Quote Originally Posted by Sarmatian View Post
    If Jesus could sleep in the stables (or was it a barn? (what's the difference between the two?)), so can we.
    Stables are for horsies, barns are for moo-moo's.

    And Giovanni Gentile approves of the OP.
    Still maintain that crying on the pitch should warrant a 3 match ban

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  21. #21
    Member Member Greyblades's Avatar
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    Default Re: How war has influenced ancient, classical and medieval societies

    That's cause your longbowmen are overpowered plus the AI sucks at naval invasions.
    Our longbow's arent overpowered, the AI just have a habit of being too stupid to know that cavalry charges into stakes is a bad idea.
    Last edited by Greyblades; 04-29-2014 at 21:06.
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    Horse Archer Senior Member Sarmatian's Avatar
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    Default Re: How war has influenced ancient, classical and medieval societies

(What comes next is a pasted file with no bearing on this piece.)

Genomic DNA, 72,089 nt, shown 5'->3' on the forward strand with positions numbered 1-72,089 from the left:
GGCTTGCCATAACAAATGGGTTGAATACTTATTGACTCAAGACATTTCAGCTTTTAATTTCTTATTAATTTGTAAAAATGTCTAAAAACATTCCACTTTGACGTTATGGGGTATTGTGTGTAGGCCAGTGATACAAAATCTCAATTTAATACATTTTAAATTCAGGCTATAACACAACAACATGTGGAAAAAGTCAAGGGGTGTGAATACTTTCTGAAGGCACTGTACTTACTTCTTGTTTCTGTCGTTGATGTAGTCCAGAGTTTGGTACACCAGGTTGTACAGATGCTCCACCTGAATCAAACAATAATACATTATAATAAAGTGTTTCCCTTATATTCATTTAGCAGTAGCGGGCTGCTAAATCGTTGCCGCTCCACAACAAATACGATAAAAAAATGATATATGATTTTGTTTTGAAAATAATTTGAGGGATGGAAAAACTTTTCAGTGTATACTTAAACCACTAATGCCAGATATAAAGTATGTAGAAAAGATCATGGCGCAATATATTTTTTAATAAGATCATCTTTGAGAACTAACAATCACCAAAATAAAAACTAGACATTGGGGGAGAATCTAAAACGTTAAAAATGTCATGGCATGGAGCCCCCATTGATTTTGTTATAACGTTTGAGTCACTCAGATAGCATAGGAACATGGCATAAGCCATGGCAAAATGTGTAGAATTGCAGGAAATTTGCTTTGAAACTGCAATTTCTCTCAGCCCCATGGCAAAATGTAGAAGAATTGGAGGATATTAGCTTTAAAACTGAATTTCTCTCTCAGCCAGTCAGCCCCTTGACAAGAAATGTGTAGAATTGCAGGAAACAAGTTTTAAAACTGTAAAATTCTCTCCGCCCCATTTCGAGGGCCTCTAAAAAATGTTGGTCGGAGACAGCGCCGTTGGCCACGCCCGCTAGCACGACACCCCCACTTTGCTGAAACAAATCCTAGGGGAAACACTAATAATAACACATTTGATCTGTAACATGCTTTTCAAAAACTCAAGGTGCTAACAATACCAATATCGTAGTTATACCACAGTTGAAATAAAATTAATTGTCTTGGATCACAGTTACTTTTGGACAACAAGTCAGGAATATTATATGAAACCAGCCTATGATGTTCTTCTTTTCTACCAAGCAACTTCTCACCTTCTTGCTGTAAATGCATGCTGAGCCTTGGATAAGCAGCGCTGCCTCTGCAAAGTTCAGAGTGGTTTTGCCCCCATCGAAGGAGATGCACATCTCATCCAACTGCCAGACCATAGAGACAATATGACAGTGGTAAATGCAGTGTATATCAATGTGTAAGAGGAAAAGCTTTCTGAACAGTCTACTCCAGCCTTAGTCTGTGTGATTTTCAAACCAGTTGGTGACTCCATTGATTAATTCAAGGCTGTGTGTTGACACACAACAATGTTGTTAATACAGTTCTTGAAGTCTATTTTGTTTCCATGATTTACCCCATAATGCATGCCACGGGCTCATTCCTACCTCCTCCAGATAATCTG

Quote Originally Posted by Pannonian View Post
    Just thank the gaming gods the amphibious AI wasn't programmed by Germans, or it would have sucked even worse. Maybe CA should employ American programmers to do that part of their AI, as they're pretty good at doing invasions, although their AIs tend to massively overdo the invasion forces.
    Saxons and Normans could actually do a good job. Now, Spanish programmers doing a naval invasion AI, that's a recipe for disaster.

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    Senior Member Senior Member gaelic cowboy's Avatar
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    Default Re: How war has influenced ancient, classical and medieval societies

    Quote Originally Posted by Greyblades View Post


    Because conscription rarely win's votes.
    sometimes it even loses you a chunck of land that was considered as British as Kent

    Conscription Crisis of 1918


    It destroyed the Irish Parlimentary Party which had gotten an assurance of Home Rule after WW1.


    (A promise I believe the liberals would never have kept anyway)


    The linking of Home Rule and conscription killed the IPP and led to Sinn Fein starting the War of Independence.
    Last edited by gaelic cowboy; 04-29-2014 at 21:31.
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    Banned Kadagar_AV's Avatar
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    Default Re: How war has influenced ancient, classical and medieval societies